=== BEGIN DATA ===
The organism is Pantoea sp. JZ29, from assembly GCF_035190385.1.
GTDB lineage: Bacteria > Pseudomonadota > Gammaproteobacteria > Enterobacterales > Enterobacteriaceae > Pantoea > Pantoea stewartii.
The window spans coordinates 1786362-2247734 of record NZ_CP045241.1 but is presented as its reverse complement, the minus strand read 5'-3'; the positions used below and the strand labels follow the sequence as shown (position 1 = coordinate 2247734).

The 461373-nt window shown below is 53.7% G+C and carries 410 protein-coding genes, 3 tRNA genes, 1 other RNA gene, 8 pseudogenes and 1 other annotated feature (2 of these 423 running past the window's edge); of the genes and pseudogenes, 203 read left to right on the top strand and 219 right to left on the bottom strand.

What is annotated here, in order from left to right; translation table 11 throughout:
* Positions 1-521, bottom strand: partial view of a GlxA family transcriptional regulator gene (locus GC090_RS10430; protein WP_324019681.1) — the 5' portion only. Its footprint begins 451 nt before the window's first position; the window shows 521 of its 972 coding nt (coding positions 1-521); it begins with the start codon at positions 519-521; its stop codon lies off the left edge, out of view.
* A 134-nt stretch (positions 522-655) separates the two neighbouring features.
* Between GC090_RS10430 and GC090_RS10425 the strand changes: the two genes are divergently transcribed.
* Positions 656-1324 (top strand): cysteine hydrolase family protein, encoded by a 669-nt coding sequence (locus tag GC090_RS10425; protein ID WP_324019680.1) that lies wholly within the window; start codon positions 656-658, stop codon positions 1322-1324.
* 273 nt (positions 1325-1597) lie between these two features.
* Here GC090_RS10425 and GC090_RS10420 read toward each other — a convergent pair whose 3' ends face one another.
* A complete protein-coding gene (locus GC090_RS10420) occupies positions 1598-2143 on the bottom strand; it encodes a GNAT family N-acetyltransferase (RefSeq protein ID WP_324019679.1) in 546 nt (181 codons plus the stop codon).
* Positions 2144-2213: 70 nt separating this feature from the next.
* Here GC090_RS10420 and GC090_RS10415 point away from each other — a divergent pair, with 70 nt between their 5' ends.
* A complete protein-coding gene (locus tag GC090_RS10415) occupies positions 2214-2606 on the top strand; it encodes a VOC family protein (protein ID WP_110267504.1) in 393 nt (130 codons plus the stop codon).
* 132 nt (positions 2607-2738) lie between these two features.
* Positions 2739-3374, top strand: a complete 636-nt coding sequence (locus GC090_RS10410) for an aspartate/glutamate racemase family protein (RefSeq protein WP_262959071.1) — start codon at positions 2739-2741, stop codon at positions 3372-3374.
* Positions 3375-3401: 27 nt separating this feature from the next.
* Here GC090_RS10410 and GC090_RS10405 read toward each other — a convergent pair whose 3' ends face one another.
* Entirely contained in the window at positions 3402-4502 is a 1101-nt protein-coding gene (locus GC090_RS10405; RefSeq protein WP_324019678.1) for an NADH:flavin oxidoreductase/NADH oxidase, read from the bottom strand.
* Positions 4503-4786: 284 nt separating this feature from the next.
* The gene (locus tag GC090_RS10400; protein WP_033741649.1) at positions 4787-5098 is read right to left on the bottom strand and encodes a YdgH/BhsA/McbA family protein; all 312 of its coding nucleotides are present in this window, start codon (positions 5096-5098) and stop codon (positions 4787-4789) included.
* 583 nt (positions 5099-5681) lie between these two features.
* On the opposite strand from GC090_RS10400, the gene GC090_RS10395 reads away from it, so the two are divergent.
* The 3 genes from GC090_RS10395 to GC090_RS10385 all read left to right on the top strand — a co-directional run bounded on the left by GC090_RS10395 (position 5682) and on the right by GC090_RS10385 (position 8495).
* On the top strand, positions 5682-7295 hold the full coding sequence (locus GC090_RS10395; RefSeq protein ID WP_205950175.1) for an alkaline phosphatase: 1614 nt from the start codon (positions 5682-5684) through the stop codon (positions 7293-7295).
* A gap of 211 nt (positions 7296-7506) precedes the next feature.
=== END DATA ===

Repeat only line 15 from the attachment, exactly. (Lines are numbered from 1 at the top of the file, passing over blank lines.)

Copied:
* A complete protein-coding gene (locus tag GC090_RS10415) occupies positions 2214-2606 on the top strand; it encodes a VOC family protein (protein ID WP_110267504.1) in 393 nt (130 codons plus the stop codon).